Solanum aviculare (Poroporo)
Species: S. aviculare
Binomial name: Solanum aviculare, Solanum aviculare var. aviculare (sub species)
Synonyms: Solanum baylisii, Solanum cheesemanii, Solanum glaberrimum.
Common names: Poroporo, New Zealand nightshade, Bullibul, Bullibulli, Kangaroo apple; Pōpopo, Poro, Poroporotanguru.
Like all Solanum species, Solanum aviculare leaves and unripe fruits contain quantities of toxic spirosolane alkaloids, including solanine and solanidine.
Solanum aviculare is a fast growing, short-lived, shrub native to New Zealand and the east coast of Australia. In New Zealand it is found on the Kermadec Islands, North Island, the northern South Island and Chatham Islands of New Zealand. It grows in coastal and lowland forest margins and in shrubland.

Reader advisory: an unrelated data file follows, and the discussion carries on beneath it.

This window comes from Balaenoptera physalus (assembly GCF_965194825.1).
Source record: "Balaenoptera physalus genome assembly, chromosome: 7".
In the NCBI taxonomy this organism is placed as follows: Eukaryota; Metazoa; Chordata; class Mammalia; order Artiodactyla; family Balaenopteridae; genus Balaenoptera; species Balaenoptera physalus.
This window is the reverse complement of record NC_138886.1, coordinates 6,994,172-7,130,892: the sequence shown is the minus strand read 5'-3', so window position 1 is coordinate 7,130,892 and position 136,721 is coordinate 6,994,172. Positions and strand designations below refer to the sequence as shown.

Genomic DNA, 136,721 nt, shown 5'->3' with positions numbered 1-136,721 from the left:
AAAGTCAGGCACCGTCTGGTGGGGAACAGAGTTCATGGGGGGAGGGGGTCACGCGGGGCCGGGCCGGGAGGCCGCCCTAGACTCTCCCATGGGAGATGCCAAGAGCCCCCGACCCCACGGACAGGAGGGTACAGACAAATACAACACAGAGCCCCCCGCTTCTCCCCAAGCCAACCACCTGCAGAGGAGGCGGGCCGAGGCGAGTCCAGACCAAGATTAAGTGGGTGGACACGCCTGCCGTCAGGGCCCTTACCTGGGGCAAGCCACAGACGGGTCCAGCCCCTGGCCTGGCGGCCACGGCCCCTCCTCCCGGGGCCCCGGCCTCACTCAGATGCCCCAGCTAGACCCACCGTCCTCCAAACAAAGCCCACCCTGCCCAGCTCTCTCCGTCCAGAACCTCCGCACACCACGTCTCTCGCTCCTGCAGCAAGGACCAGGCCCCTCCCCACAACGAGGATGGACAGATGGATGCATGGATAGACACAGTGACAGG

Solanum aviculare is an upright shrub that can grow up to 4 m tall. It has a soft-wooded trunk and branches that persist for several years and become straggly with age.
There is much confusion between this species and Solanum laciniatum. Solanum aviculare has smaller flowers than Solanum laciniatum whose flowers are a darker purple and have broad, flared (ruffled) corolla lobes with rounded apices and larger seeds that are 2–3 mm long.
Solanum aviculare leaves are, 8–30 cm long, lobed or entire, with any lobes being 1–10 cm long.
Solanum aviculare has white, mauve to blue-violet flowers that are hermaphroditic (having both male and female organs). They are 25–40 mm wide, and are followed by ovoid to ellipsoid berries that are 10–15 mm in diametre. They are first green changing to bright orange colour when ripe. The seeds 1-1.5 mm long, light brown or reddish-brown.
There is a number of subspecific taxa in New Zealand within Solanum aviculare. (G.Forst)
The photos below are of Solanum aviculare var. aviculare
Green poisonous fruit
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